U.S Government Executes Daniel Lewis Lee, Who Cries 'I Didn't Do It'

The U.S. government carried out the first federal execution in 17 years on Tuesday morning.

Daniel Lewis Lee, 47, of Yukon, Oklahoma, died after receiving a lethal injection at the federal prison in Terre Haute, Indiana.

"I didn't do it. I've made a lot of mistakes in my life, but I'm not a murderer. You're killing an innocent man," he said before he was executed, according to The Associated Press. Lee was pronounced dead at 8.07 a.m. EDT.

He was executed hours after a divided Supreme Court ruled that Lee's execution and that of other federal death row inmates "may proceed as planned."

Lee had initially been scheduled to receive a lethal dose of pentobarbital at 4 p.m. EDT on Monday for the 1996 killings of gun dealer William Mueller, his wife Nancy Mueller and her 8-year-old daughter Sarah Powell. Prosecutors said the killings were part of a plot to steal guns and cash to help establish a whites-only enclave in the Pacific Northwest.

But a court order issued on Monday morning by U.S. District Judge Tanya Chutkan halted Lee's execution and others scheduled for this week until the Supreme Court ruled 5-4 to overturn the decision.

Lee's attorneys had made last-ditch efforts to stop his execution, arguing that proceeding with it was a violation of a court order.

George Kouros, one of Lee's attorneys, wrote in a letter to Katherine Siereveld, the senior attorney at the Federal Correctional Complex, that a stay of execution issued by the District Court of the Eastern District of Arkansas in December last year remained in place until July 16.

Kouros wrote that because the stay technically remained in place, proceeding with the execution is a violation of the court order.

"Because the mandate has not yet issued, the Eighth Circuit's opinion has not taken legal effect, and the December 6, 2019 order staying the execution remains in place," Kouros wrote in the letter, which was provided to Newsweek.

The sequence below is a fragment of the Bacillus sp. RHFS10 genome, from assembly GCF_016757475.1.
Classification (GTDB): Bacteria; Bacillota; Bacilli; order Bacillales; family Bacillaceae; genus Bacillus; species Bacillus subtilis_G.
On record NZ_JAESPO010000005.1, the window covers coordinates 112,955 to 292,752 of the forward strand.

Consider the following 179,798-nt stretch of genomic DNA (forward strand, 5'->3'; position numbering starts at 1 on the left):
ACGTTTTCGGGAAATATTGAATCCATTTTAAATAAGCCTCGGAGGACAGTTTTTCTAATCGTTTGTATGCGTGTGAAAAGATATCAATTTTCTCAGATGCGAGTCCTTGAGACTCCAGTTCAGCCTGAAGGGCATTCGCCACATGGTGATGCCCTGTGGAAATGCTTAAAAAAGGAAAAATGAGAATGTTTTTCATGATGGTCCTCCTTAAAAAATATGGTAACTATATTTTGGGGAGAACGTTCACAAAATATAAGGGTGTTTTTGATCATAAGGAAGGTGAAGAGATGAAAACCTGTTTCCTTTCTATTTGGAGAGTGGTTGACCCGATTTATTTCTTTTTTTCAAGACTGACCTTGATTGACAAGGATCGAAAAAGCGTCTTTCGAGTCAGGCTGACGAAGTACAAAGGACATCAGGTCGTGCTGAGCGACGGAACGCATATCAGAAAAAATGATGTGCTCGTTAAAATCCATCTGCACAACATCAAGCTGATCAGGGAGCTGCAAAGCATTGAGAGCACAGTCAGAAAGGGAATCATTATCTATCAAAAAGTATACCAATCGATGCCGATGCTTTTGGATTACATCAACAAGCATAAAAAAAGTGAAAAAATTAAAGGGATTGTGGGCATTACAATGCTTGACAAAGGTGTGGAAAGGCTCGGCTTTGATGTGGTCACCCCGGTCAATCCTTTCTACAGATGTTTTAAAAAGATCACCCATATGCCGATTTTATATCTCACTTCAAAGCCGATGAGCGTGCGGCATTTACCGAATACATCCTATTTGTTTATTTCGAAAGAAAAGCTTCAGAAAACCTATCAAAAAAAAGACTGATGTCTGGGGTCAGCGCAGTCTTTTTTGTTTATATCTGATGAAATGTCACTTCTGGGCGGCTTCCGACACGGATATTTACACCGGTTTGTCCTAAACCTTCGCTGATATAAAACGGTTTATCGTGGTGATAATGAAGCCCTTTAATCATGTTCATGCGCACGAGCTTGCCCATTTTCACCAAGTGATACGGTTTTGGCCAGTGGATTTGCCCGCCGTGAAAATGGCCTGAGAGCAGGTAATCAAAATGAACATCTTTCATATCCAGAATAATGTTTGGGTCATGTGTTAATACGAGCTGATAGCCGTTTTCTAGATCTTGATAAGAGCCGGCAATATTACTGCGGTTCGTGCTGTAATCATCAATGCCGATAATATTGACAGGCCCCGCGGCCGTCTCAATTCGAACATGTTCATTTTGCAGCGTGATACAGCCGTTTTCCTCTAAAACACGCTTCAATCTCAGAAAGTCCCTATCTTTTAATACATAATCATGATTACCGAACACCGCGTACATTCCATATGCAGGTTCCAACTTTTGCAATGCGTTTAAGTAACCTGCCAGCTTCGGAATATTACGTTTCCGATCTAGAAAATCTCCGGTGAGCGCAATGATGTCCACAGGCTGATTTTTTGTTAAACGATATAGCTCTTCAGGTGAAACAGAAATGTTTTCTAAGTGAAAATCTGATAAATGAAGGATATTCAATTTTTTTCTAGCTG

He added: "Counsel for the Government are responsible for ensuring that the Warden of the United States Penitentiary in Terre Hate, Indiana, the United States Marshal for this District and appropriate Indiana District, and all other officials who would have any involvement in Mr. Lee's execution are notified of this stay and comply with its requirements."

Relatives of Lee's victims had also called to delay the execution, arguing in a lawsuit filed last week that traveling to witness it would put them at risk of contracting coronavirus. They opposed Lee's execution and noted that his accomplice in the killings, Chevie Kehoe, had received a life sentence.

In a statement on Tuesday, Attorney General William Barr said Lee had "faced the justice he deserved."

"This morning, in the first federal execution in 17 years, Daniel Lewis Lee was executed by lethal injection at FCI Terre Haute in accordance with a death sentence imposed by a federal district court in 1999," Barr said.

"Lee, a member of a white supremacist organization, brutally murdered William Frederick Mueller and Nancy Ann Mueller, along with her 8-year-old daughter, Sarah Elizabeth Powell.

"After robbing and shooting them with a stun gun, Lee duct-taped plastic bags around their heads, weighed down each victim with rocks, and drowned the family in the Illinois bayou. On May 4, 1999, a jury in the U.S. District Court for the Eastern District of Arkansas found Lee guilty of numerous offenses, including three counts of murder in aid of racketeering, and he was sentenced to death.

"Today, Lee finally faced the justice he deserved. The American people have made the considered choice to permit capital punishment for the most egregious federal crimes, and justice was done today in implementing the sentence for Lee's horrific offenses."

Two more federal executions are scheduled this week. Wesley Purkey's execution, set for Wednesday, is on hold in a separate legal claim. Dustin Lee Honken's execution is scheduled for Friday.

Shawn Nolan, an attorney for one of the men facing execution, has criticized the government's decision to proceed with the executions while coronavirus is ravaging prisons nationwide.

"The government has been trying to plow forward with these executions despite many unanswered questions about the legality of its new execution protocol," Nolan said in a statement to Newsweek. He added that "these executions threaten to become COVID-19 super-spreader events."

Over the weekend, it emerged that an employee involved in the planning for this week's executions had tested positive for coronavirus. There are also currently four confirmed cases of coronavirus among inmates at the Terre Haute prison, according to the Bureau of Prisons. One inmate has died there.

This article has been updated with a statement from Attorney General William Barr.

Terre Haute
A sign sits at the entrance of the Federal Correctional Complex on July 13, 2020 in Terre Haute, Indiana. Scott Olson/Getty Images